This Ojibwe immersion kindergarten program was implemented in 2013 as a response to a 2012 survey which identified immersion programming as a high priority for the community. The survey was conducted because it was realized that children in the community were not learning the Ojibwe language. The program intends to run for five years and go up to grade 4. This site offers FAQs about their program as well as a detailed literature review on immersion programs.
Kenjgewin Teg Educational Institute

Wicoie Nandagikendan Early Childhood Urban Immersion Program

This program provides three hours a day of language immersion in Ojibwe and Dakota. The program began in 2006 and is supporting three preschools: Four Directions Ojibwe, High-5 Ojibwe, and High-5 Dakota. Here you can find books, songs, and vocabulary lists.
Wicoie Nandagikendan Early Childhood Urban Immersion Program

Tséhootsooí Diné Bi'ólta' Navajo Immersion School

This school offers Diné, or Navajo, language immersion from grades K-8. Full immersion is provided for children in kindergarten and first grade. English instruction begins in the third grade. The school is located in Fort Defiance, Arizona. Make sure to check out "The Navajo Nation Office of Dine Culture, Language, and Community Service" link where you can find a lesson planning handbook.
The Navajo Department of Diné Education

The Navajo Nation Office of Dine Culture, Language, and Community Service
Our Mother Tongues
Window Rock Unified School District

Ayaprun Elitnaurvik-Yup’ik Immersion School

In 1995, after many years of hard work, a Yup'ik immersion kindergarten program was developed. In the following years the program increased to cover more grades. The school continues to promote Yup'ik language and culture.
Yup'ik Immersion School

Keres Children's Learning Center (KCLC)

The KCLC works to maintain, strengthen, and revitalize the Keres language of the Cochiti Pueblo children and families. The KCLC uses the Montessori method and supports learning Keres by using natural speech with the children.
Keres Children's Learning Center

tsalagi tsunadeloquasdi

tsalagi tsunadeloquasdi was created in 2001 to support the Cherokee language. The program started in response to a survey finding that no one in their community under the age of 40 was able to carry out a conversation in the language. The school covers preschool to grade 5.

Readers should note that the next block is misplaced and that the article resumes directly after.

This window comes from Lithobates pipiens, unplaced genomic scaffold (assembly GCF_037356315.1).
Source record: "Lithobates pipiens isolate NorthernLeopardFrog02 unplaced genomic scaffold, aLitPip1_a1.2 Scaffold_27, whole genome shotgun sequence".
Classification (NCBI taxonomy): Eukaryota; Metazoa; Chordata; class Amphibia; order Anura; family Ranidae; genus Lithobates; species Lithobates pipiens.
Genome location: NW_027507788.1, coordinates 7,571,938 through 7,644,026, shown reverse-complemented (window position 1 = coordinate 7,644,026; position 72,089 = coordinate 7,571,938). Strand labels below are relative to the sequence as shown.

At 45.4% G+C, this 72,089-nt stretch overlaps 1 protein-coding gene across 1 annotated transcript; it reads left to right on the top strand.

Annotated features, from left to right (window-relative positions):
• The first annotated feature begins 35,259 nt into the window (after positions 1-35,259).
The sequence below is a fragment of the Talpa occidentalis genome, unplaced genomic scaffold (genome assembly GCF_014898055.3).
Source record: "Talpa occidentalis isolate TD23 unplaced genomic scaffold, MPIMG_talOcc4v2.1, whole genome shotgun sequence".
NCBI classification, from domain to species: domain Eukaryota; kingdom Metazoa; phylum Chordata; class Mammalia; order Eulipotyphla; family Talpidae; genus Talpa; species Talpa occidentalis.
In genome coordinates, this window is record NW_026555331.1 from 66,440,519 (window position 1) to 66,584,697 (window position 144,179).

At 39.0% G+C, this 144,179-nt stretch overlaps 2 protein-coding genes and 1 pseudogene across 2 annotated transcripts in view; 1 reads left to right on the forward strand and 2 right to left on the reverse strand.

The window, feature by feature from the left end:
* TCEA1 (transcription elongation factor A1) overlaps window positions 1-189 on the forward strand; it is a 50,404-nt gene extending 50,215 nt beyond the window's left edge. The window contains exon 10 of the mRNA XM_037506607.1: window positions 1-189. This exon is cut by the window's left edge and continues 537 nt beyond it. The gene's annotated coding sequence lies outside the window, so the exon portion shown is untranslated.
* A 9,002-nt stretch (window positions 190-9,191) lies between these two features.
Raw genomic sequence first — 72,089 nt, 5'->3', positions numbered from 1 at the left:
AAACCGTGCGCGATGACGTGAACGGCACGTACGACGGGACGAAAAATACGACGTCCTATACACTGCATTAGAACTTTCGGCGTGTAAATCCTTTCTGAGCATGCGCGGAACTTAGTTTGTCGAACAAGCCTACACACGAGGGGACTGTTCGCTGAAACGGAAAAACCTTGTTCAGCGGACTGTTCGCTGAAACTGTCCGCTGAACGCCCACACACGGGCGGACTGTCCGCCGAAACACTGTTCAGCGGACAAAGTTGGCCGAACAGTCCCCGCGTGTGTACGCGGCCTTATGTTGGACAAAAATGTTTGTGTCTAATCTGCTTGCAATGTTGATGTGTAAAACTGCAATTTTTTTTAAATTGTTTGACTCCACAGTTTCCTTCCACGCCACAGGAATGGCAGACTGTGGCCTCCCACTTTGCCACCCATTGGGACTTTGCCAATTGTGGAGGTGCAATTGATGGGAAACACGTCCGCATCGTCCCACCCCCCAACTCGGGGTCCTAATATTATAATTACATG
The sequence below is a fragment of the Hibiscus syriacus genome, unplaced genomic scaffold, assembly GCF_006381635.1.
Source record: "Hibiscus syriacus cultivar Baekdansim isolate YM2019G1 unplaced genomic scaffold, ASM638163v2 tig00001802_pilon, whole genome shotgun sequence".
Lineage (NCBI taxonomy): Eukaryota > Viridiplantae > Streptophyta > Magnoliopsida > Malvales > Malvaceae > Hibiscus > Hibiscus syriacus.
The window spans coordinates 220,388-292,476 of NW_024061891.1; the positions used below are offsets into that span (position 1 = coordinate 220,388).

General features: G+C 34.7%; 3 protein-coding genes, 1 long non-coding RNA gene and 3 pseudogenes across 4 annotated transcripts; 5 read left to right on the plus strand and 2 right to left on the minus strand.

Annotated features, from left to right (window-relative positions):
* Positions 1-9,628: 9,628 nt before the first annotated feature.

Cherokee Nation

See also the Kituwah Preservation & Education link for other early childhood Cherokee immersion programs.

Wôpanâôt8ây Pâhshaneekamuq: Wampanoag Language Immersion Charter School

Wôpanâak Language Reclamation Project (WLRP) is a non-profit organization that is working to open a Wampanoag language immersion school. The school is intended to open August 2015 and provide education from kindergarten to grade 3. The school intends to expand over the years to provide immersion education for all grades up to middle school. 
Wôpanâak Language Reclamation Project

Thunder Valley Lakota Immersion Childcare

The Thunder Valley Community Development Corporation supports Lakota youth and families in improving the health, culture and environment of their communities through healing and strengthening cultural identity. The Lakota Immersion Childcare program provides pre-school children with a nurturing and enriching environment to learn the Lakota language. 
Lakota Immersion Childcare

Social Media

Find some of these programs on social media!

Twitter

FPCC
Squamish Lil'wat CC
FNESC
Living Tongues
TKI

Facebook

FPCC
Squamish Lil'wat Cultural Center in Whistler
Salish School of Spokane
TKI
'Aha Pūnana Leo
Seven Generations Education Institute
Kituwah Preservation & Education Program
Tsi Tyonnheht Onkwawenna
Youth Chinuk Immersion Program

YouTube

FPCC
Squamish Lil'way Cultural Center
'Aha Pūnana Leo
ʻĀhaʻi ʻŌlelo Ola
Nkwusm- Salish Language School


If you know of other language immersion programs, specifically those that support children, feel free to contact us so that we can share this information.